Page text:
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April 1970

Early Receptor Potential in Dominantly Inherited Retinitis Pigmentosa

Author Affiliations

Boston; Cambridge, Mass
From the Department of Ophthalmology, Harvard Medical School, Massachusetts Eye and Ear Infirmary and Children's Hospital Medical Center, Boston (Dr. Berson), and the Biological Laboratories, Harvard University, Cambridge, Mass (Dr. Goldstein). Dr. Goldstein is now at the Department of Psychology, University of Pittsburgh, Pittsburgh.

Arch Ophthalmol. 1970;83(4):412-420. doi:10.1001/archopht.1970.00990030412005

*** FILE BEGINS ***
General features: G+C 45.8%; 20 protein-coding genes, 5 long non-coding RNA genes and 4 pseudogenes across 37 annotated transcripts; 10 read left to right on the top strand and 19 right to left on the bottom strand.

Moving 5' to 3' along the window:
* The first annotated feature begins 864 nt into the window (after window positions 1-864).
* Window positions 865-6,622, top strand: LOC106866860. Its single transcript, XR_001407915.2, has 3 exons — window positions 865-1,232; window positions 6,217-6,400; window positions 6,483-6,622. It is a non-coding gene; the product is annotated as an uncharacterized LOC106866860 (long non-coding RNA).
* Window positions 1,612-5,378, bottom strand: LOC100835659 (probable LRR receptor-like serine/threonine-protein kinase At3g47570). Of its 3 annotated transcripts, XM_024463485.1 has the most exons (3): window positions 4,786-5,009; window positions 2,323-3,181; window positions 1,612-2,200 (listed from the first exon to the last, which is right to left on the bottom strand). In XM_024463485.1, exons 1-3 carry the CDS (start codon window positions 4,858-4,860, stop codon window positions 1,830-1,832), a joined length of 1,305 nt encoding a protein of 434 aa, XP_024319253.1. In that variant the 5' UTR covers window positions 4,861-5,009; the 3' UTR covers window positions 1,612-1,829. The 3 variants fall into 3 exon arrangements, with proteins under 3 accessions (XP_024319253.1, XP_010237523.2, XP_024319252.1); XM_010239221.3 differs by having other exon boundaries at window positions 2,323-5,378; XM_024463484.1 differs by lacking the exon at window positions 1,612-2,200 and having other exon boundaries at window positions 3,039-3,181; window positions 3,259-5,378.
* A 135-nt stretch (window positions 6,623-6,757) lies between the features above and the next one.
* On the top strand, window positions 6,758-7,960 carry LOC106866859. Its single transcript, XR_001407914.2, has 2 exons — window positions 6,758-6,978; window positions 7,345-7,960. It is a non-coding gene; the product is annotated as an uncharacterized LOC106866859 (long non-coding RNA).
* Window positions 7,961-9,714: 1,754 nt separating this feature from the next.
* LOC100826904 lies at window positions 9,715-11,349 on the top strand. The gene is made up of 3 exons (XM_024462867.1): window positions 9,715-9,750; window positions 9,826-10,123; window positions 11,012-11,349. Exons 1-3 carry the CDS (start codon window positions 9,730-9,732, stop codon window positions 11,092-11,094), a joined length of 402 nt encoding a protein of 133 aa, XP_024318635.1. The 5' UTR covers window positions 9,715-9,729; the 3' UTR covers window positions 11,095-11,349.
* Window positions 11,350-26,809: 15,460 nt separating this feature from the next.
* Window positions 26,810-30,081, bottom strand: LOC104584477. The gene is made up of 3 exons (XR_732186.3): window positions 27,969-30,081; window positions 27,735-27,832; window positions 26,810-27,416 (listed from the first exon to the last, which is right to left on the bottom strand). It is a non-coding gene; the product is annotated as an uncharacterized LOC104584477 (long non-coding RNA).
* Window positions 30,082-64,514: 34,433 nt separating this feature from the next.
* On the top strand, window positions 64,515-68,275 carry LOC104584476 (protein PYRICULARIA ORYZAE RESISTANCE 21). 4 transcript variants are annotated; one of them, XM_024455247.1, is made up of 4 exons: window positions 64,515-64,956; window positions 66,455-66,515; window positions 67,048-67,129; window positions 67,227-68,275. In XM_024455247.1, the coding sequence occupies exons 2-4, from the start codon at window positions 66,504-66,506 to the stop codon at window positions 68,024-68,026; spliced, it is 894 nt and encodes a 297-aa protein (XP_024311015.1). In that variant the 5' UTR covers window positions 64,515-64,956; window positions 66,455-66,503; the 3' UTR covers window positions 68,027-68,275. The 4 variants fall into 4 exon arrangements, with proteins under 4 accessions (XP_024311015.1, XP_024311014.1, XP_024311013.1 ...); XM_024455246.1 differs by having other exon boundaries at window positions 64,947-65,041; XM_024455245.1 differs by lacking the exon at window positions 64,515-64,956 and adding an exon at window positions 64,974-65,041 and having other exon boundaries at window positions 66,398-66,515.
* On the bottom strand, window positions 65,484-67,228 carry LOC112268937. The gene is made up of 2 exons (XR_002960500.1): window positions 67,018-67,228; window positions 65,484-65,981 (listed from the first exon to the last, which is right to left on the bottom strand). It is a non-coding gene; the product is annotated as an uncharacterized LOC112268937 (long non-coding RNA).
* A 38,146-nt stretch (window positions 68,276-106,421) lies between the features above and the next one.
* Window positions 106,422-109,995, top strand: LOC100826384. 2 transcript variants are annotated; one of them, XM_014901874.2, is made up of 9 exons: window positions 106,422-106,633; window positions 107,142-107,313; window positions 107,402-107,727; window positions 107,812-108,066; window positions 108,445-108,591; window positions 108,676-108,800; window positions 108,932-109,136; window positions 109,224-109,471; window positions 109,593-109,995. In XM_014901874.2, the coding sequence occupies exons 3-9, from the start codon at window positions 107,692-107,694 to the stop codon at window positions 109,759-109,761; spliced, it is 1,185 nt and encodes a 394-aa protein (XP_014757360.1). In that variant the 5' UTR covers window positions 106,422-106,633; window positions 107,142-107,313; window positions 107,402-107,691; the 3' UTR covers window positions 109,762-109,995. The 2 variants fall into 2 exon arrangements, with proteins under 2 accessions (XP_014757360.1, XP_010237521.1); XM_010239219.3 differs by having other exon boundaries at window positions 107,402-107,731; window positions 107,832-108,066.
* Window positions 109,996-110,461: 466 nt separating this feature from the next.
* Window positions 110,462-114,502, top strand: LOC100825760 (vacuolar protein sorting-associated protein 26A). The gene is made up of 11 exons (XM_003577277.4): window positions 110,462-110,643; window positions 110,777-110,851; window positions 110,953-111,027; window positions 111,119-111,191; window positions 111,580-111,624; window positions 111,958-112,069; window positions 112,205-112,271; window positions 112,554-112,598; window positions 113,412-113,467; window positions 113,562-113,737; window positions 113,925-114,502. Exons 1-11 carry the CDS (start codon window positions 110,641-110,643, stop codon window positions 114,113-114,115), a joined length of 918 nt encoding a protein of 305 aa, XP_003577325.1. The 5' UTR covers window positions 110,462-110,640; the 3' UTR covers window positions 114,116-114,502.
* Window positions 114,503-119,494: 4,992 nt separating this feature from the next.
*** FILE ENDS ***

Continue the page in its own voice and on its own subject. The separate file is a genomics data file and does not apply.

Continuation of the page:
Seven children and one adult with dominantly inherited retinitis pigmentosa have early receptor potentials (ERP) that are decreased in amplitude compared with normal. These abnormal ERP amplitudes localize a defect in the receptor outer segments. All five children with dominantly inherited retinitis pigmentosa with complete penetrance have faster-than-normal ERP recovery rates during dark adaptation. This acceleration of ERP recovery compared to normal must be caused by something more than loss of the rod ERP and appears to be due to abnormal cone function. In the two children with dominantly inherited retinitis pigmentosa with reduced penetrance, marked delays exist in the time course of the rod and cone b-waves of the electroretinogram, whereas the latency to peak of the cornea-negative phase (R2) of the ERP is normal or slightly shorter than normal.

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